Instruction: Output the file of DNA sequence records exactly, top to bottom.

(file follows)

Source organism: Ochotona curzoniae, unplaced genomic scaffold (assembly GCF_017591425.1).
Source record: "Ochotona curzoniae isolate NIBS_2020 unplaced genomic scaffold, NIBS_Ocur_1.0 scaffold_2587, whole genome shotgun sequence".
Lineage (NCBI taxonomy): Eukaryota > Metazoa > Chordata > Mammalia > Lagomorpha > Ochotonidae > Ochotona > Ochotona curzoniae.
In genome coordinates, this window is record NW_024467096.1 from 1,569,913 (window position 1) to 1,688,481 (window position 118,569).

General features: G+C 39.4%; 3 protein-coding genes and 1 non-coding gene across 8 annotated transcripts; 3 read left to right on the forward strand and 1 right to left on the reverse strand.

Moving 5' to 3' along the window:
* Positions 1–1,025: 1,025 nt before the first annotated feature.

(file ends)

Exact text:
Source organism: Ochotona curzoniae, unplaced genomic scaffold (assembly GCF_017591425.1).
Source record: "Ochotona curzoniae isolate NIBS_2020 unplaced genomic scaffold, NIBS_Ocur_1.0 scaffold_2587, whole genome shotgun sequence".
Lineage (NCBI taxonomy): Eukaryota > Metazoa > Chordata > Mammalia > Lagomorpha > Ochotonidae > Ochotona > Ochotona curzoniae.
In genome coordinates, this window is record NW_024467096.1 from 1,569,913 (window position 1) to 1,688,481 (window position 118,569).

General features: G+C 39.4%; 3 protein-coding genes and 1 non-coding gene across 8 annotated transcripts; 3 read left to right on the forward strand and 1 right to left on the reverse strand.

Moving 5' to 3' along the window:
* Positions 1–1,025: 1,025 nt before the first annotated feature.